The price of forced attendance

Sacha Kapoor*, Matthijs Oosterveen, Dinand Webbink

*Corresponding author for this work

Research output: Contribution to journalArticleAcademicpeer-review

3 Citations (Scopus)
31 Downloads (Pure)

Abstract

We draw on a discontinuity at a large university, wherein second-year students with a low first-year grade point average are allocated to a full year of forced, frequent, and regular attendance, to estimate the causal effect of additional structure on academic performance. We show that the policy increases student attendance but has no average effect on grades. The effects differ, however, depending on how course instructors handled unforced students, such that we observe significant grade decreases in courses where unforced students were given full discretion over their attendance. Our evidence suggests that grades decrease in these courses because the policy prevented forced students from picking their desired mix of study inputs.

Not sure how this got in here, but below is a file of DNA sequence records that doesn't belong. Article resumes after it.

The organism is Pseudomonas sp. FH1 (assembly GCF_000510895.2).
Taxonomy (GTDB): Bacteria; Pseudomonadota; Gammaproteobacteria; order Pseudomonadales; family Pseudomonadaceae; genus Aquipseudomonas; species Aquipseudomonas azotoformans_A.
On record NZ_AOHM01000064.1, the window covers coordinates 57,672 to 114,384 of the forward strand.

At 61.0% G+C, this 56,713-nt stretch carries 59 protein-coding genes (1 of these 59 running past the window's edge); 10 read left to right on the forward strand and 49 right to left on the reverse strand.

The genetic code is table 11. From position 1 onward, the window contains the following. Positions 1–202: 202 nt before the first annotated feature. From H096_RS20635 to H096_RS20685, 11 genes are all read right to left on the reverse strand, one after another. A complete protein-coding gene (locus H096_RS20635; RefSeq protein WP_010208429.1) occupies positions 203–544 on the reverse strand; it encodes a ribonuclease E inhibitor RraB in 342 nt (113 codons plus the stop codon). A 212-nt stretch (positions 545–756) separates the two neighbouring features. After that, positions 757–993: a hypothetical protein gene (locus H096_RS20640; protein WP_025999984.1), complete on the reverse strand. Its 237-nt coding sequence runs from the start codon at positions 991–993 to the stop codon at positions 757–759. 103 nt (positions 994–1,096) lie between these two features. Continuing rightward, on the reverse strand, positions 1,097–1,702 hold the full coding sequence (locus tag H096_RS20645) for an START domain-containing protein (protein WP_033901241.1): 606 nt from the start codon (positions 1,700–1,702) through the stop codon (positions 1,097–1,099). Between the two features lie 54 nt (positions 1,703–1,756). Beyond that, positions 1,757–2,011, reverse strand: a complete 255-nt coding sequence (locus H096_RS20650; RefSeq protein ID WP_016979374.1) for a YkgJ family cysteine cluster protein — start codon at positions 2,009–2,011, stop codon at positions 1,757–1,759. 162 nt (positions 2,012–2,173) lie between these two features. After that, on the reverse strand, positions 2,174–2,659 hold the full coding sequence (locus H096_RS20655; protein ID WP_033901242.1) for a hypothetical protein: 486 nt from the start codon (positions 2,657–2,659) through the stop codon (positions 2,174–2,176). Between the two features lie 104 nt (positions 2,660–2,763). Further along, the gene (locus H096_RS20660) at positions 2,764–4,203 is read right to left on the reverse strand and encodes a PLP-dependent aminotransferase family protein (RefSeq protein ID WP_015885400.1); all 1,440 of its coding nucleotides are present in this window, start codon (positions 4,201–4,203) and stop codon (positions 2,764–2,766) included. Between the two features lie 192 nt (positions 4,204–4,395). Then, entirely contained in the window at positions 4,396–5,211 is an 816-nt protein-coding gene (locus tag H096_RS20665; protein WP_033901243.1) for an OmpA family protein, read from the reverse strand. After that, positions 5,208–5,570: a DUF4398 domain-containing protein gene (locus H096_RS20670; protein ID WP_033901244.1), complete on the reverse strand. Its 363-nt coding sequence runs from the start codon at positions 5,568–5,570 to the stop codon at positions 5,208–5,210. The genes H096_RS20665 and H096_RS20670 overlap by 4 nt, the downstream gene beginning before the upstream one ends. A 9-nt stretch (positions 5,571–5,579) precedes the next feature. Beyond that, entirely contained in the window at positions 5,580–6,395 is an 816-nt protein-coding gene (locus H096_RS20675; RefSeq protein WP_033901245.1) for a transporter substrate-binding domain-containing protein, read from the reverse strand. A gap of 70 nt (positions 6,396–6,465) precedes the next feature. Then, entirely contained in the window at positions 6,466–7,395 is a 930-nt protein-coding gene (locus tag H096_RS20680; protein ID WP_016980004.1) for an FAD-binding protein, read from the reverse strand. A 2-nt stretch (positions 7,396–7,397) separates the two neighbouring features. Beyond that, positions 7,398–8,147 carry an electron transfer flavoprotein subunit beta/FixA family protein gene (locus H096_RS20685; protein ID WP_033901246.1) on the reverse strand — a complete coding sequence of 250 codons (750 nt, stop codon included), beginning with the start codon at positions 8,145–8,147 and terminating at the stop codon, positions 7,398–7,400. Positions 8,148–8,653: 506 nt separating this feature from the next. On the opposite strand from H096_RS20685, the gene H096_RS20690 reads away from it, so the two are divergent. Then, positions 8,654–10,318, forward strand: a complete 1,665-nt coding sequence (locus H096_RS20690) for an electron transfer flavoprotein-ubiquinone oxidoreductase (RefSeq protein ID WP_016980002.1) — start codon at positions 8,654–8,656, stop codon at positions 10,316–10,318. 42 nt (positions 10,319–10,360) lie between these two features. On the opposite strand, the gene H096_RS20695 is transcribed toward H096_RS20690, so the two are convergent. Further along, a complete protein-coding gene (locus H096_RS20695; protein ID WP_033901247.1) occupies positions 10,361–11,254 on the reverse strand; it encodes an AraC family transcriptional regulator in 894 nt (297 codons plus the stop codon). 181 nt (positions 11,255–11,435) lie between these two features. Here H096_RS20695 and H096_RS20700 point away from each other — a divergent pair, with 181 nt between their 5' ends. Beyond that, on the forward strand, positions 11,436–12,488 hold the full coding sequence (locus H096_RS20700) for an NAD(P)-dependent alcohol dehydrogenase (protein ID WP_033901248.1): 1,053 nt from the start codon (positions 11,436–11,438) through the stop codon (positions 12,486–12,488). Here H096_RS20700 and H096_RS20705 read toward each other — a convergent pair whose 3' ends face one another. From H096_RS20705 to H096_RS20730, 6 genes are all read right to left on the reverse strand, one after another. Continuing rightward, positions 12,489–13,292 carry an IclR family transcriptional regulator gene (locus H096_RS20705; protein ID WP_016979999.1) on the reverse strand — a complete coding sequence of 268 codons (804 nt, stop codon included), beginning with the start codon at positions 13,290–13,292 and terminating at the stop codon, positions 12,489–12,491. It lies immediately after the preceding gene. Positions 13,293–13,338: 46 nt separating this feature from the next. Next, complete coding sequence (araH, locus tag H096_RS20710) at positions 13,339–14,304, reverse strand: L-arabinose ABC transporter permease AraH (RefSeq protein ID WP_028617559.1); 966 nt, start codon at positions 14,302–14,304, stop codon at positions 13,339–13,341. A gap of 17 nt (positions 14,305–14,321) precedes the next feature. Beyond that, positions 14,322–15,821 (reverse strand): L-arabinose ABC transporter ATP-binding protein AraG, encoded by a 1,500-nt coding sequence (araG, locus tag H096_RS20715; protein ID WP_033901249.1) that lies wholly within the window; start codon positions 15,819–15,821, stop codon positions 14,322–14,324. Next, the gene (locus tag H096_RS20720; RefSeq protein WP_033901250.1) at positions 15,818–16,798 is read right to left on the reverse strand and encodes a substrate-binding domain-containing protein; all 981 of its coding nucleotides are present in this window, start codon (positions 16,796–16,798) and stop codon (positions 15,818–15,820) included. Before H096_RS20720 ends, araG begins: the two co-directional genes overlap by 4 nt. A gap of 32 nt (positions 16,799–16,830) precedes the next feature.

Original languageEnglish
Pages (from-to)209-227
Number of pages19
JournalJournal of Applied Econometrics
Volume36
Issue number2
DOIs
Publication statusPublished - 29 Mar 2021

Bibliographical note

Funding Information:
We thank Suzanne Bijkerk, Robert Dur, Julian Emami Namini, Johanna Posch, and Philip Oreopoulos for helpful comments and suggestions. The paper has also benefited from the comments and suggestions of participants at EEA‐ESEM 2016, Erasmus University Rotterdam Seminar Series, IZA Summer School 2017, IZA Workshop on the Economics of Education, and the Tinbergen Institute Seminar Series. The authors have no relevant or material financial interests that relate to the research described in this paper. Oosterveen acknowledges financial support from the FCT—Fundação para a Ciência e Tecnologia (grant PTDC/EGE‐OGE/28603/2017). All omissions and errors are our own.

Publisher Copyright:
© 2020 The Authors. Journal of Applied Econometrics published by John Wiley & Sons Ltd

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